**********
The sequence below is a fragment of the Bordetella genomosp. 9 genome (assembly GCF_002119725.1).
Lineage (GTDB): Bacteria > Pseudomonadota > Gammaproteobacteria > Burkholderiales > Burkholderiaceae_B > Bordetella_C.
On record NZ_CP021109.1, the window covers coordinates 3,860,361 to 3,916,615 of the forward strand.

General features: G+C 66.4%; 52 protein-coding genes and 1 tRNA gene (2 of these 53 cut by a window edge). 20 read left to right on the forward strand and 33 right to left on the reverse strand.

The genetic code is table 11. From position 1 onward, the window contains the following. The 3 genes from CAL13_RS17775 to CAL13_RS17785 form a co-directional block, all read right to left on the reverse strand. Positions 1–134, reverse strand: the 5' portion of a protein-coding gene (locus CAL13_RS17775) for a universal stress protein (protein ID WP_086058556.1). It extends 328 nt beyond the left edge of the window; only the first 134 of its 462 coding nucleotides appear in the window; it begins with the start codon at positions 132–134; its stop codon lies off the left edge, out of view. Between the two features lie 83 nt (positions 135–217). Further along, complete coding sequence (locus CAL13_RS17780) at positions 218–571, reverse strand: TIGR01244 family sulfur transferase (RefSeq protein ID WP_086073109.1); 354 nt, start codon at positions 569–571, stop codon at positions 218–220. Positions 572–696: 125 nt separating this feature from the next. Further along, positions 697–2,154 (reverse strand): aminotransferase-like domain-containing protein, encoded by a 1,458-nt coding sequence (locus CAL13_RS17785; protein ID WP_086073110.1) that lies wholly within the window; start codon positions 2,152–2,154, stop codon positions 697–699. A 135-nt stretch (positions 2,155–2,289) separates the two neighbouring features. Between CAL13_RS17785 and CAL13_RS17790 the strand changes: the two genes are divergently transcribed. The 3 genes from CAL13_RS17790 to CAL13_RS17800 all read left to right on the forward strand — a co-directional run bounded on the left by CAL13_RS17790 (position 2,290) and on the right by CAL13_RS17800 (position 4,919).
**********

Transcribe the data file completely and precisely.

The sequence below is a fragment of the Bordetella genomosp. 9 genome (assembly GCF_002119725.1).
Lineage (GTDB): Bacteria > Pseudomonadota > Gammaproteobacteria > Burkholderiales > Burkholderiaceae_B > Bordetella_C.
On record NZ_CP021109.1, the window covers coordinates 3,860,361 to 3,916,615 of the forward strand.

General features: G+C 66.4%; 52 protein-coding genes and 1 tRNA gene (2 of these 53 cut by a window edge). 20 read left to right on the forward strand and 33 right to left on the reverse strand.

The genetic code is table 11. From position 1 onward, the window contains the following. The 3 genes from CAL13_RS17775 to CAL13_RS17785 form a co-directional block, all read right to left on the reverse strand. Positions 1–134, reverse strand: the 5' portion of a protein-coding gene (locus CAL13_RS17775) for a universal stress protein (protein ID WP_086058556.1). It extends 328 nt beyond the left edge of the window; only the first 134 of its 462 coding nucleotides appear in the window; it begins with the start codon at positions 132–134; its stop codon lies off the left edge, out of view. Between the two features lie 83 nt (positions 135–217). Further along, complete coding sequence (locus CAL13_RS17780) at positions 218–571, reverse strand: TIGR01244 family sulfur transferase (RefSeq protein ID WP_086073109.1); 354 nt, start codon at positions 569–571, stop codon at positions 218–220. Positions 572–696: 125 nt separating this feature from the next. Further along, positions 697–2,154 (reverse strand): aminotransferase-like domain-containing protein, encoded by a 1,458-nt coding sequence (locus CAL13_RS17785; protein ID WP_086073110.1) that lies wholly within the window; start codon positions 2,152–2,154, stop codon positions 697–699. A 135-nt stretch (positions 2,155–2,289) separates the two neighbouring features. Between CAL13_RS17785 and CAL13_RS17790 the strand changes: the two genes are divergently transcribed. The 3 genes from CAL13_RS17790 to CAL13_RS17800 all read left to right on the forward strand — a co-directional run bounded on the left by CAL13_RS17790 (position 2,290) and on the right by CAL13_RS17800 (position 4,919).